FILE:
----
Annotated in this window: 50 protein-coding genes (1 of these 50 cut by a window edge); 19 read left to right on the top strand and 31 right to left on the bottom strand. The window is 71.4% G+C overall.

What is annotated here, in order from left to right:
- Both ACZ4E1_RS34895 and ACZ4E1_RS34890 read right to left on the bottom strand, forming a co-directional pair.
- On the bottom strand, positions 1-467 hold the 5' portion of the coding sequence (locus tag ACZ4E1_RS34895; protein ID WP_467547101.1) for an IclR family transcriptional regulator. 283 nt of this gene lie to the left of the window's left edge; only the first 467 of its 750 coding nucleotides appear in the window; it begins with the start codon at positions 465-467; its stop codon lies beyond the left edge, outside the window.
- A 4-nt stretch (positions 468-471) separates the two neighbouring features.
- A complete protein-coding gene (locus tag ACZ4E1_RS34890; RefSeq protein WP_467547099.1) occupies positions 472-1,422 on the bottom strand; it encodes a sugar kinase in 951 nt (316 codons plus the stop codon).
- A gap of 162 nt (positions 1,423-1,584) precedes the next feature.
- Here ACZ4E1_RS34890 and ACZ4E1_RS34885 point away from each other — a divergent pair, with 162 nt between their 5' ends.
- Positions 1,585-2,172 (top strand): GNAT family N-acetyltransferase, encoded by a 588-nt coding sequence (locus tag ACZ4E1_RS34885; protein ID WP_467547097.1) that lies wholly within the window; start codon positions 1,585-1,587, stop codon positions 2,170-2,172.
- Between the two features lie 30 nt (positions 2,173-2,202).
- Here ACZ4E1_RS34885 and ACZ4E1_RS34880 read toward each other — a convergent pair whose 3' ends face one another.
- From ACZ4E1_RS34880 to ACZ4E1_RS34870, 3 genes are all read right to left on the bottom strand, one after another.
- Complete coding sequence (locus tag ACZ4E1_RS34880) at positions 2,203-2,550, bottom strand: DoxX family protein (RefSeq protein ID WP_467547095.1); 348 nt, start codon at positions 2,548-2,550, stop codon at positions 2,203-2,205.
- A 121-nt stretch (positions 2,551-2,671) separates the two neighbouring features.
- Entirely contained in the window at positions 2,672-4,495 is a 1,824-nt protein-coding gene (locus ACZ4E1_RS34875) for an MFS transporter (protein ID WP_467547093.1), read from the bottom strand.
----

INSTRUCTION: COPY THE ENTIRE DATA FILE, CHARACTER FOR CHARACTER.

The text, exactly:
Annotated in this window: 50 protein-coding genes (1 of these 50 cut by a window edge); 19 read left to right on the top strand and 31 right to left on the bottom strand. The window is 71.4% G+C overall.

What is annotated here, in order from left to right:
- Both ACZ4E1_RS34895 and ACZ4E1_RS34890 read right to left on the bottom strand, forming a co-directional pair.
- On the bottom strand, positions 1-467 hold the 5' portion of the coding sequence (locus tag ACZ4E1_RS34895; protein ID WP_467547101.1) for an IclR family transcriptional regulator. 283 nt of this gene lie to the left of the window's left edge; only the first 467 of its 750 coding nucleotides appear in the window; it begins with the start codon at positions 465-467; its stop codon lies beyond the left edge, outside the window.
- A 4-nt stretch (positions 468-471) separates the two neighbouring features.
- A complete protein-coding gene (locus tag ACZ4E1_RS34890; RefSeq protein WP_467547099.1) occupies positions 472-1,422 on the bottom strand; it encodes a sugar kinase in 951 nt (316 codons plus the stop codon).
- A gap of 162 nt (positions 1,423-1,584) precedes the next feature.
- Here ACZ4E1_RS34890 and ACZ4E1_RS34885 point away from each other — a divergent pair, with 162 nt between their 5' ends.
- Positions 1,585-2,172 (top strand): GNAT family N-acetyltransferase, encoded by a 588-nt coding sequence (locus tag ACZ4E1_RS34885; protein ID WP_467547097.1) that lies wholly within the window; start codon positions 1,585-1,587, stop codon positions 2,170-2,172.
- Between the two features lie 30 nt (positions 2,173-2,202).
- Here ACZ4E1_RS34885 and ACZ4E1_RS34880 read toward each other — a convergent pair whose 3' ends face one another.
- From ACZ4E1_RS34880 to ACZ4E1_RS34870, 3 genes are all read right to left on the bottom strand, one after another.
- Complete coding sequence (locus tag ACZ4E1_RS34880) at positions 2,203-2,550, bottom strand: DoxX family protein (RefSeq protein ID WP_467547095.1); 348 nt, start codon at positions 2,548-2,550, stop codon at positions 2,203-2,205.
- A 121-nt stretch (positions 2,551-2,671) separates the two neighbouring features.
- Entirely contained in the window at positions 2,672-4,495 is a 1,824-nt protein-coding gene (locus ACZ4E1_RS34875) for an MFS transporter (protein ID WP_467547093.1), read from the bottom strand.